Even in the midst of falling steeples, in the face of the crucified Messiah, in our own baptismal drowning we are assured that the church won’t fall.
Like many people around the world, my social media feed has been filled with images of the burning Notre Dame cathedral in Paris, France. Knowing its history and having been privileged to visit it many years ago I was saddened by its partial destruction and can understand the grief of those with closer ties. As I watched the video of the falling cathedral spire the words of this hymn came to mind:
“Built on the Rock, the church shall stand
Even when steeples are falling.”
Today, our family celebrates my daughter’s baptismal anniversary; dying and resurrection. This week the Christian church around the world is journeying through Holy Week.
The steeple burns. The cross kills. We are drowned in the waters of baptism.
As worshipers, leaders, and pastors, it’s important to know that many who gather this week and every week do so having experienced grief and loss. That loss can be a beloved icon of the faith, a building, a person, a dream. It can be large or small. It is just as important to name those things and weep for that loss as it is to journey to Maundy Thursday through all the darkness of Good Friday. For it is only when that grief is felt, when the profundity of the cross is felt in the very marrow of our being, that we can truly experience the Easter resurrection.
You see, even in the midst of falling steeples, in the face of the crucified Messiah, in our own baptismal drowning we are assured that the church won’t fall. As we go to worship and call people to worship this week and every week, we need to stand and declare in the face of all loss and grief that we stand on the Rock, Christ himself, and that Rock gives us hope.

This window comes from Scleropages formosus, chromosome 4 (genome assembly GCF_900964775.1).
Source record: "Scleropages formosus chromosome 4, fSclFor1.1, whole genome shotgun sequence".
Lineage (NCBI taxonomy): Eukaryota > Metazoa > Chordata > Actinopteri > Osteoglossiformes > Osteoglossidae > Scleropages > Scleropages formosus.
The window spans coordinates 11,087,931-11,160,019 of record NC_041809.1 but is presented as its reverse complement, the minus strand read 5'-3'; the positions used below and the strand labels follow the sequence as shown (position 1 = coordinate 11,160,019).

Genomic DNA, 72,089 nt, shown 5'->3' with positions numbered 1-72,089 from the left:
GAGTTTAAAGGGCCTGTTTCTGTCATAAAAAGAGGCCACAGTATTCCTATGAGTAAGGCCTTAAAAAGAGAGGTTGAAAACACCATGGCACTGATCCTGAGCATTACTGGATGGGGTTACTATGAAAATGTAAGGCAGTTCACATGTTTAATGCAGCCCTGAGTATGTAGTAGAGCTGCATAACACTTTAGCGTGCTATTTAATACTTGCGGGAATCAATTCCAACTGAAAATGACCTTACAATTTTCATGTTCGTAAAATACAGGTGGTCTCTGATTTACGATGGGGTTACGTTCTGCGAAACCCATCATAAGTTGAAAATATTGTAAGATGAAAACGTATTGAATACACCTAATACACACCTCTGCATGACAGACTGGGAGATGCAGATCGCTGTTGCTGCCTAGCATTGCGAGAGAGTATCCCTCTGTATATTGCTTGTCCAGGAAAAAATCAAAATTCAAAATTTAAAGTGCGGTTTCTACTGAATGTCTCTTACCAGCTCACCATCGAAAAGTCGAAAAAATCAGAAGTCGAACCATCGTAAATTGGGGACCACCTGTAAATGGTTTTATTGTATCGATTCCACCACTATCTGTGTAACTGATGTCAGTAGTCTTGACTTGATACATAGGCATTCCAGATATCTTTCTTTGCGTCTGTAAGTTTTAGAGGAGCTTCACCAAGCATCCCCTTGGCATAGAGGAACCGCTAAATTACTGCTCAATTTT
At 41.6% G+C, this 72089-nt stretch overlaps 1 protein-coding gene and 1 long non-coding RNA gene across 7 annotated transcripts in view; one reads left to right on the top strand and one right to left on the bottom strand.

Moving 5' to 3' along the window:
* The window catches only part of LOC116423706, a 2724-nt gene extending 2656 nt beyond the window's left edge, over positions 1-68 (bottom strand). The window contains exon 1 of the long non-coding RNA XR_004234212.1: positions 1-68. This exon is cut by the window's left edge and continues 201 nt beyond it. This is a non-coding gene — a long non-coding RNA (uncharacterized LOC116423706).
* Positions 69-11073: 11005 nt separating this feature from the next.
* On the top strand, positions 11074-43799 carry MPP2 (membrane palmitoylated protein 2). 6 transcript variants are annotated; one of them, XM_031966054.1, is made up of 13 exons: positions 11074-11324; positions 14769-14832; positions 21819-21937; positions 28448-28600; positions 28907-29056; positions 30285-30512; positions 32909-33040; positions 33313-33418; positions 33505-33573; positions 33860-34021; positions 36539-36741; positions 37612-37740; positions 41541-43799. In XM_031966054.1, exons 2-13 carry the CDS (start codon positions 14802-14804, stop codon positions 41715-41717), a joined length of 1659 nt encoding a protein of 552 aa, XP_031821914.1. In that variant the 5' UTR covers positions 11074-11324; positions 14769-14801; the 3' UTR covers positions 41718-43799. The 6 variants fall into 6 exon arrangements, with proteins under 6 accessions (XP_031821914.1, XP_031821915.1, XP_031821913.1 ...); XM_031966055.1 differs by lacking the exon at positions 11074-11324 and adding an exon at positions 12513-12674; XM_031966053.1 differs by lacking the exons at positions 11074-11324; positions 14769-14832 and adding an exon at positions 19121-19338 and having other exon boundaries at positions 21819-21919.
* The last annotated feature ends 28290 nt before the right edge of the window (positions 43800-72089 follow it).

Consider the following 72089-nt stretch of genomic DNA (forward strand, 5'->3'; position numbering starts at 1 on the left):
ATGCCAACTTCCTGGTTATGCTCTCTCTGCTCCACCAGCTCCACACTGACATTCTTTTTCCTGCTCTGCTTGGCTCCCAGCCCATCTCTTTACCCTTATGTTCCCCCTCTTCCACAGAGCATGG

In our baptism we are joined with Christ in both his death and resurrection. This gives us the hope and assurance we need when real and metaphorical steeples fall around us.
Built on the Rock, the church shall stand
even when steeples are falling;
Christ builds his church in every land;
bells still are chiming and calling,
calling the young and old to rest,
calling the souls of those distressed,
longing for life everlasting.
—Nikolai Grundtvig, 1854; tr. Carl Døving, 1909, alt. (#503 Psalter Hymnal 1987)
May all of us journey through this Holy Week with that assurance, declaring that we believe in the “resurrection of the body, and life everlasting.” Nothing, not even falling steeples, can change that.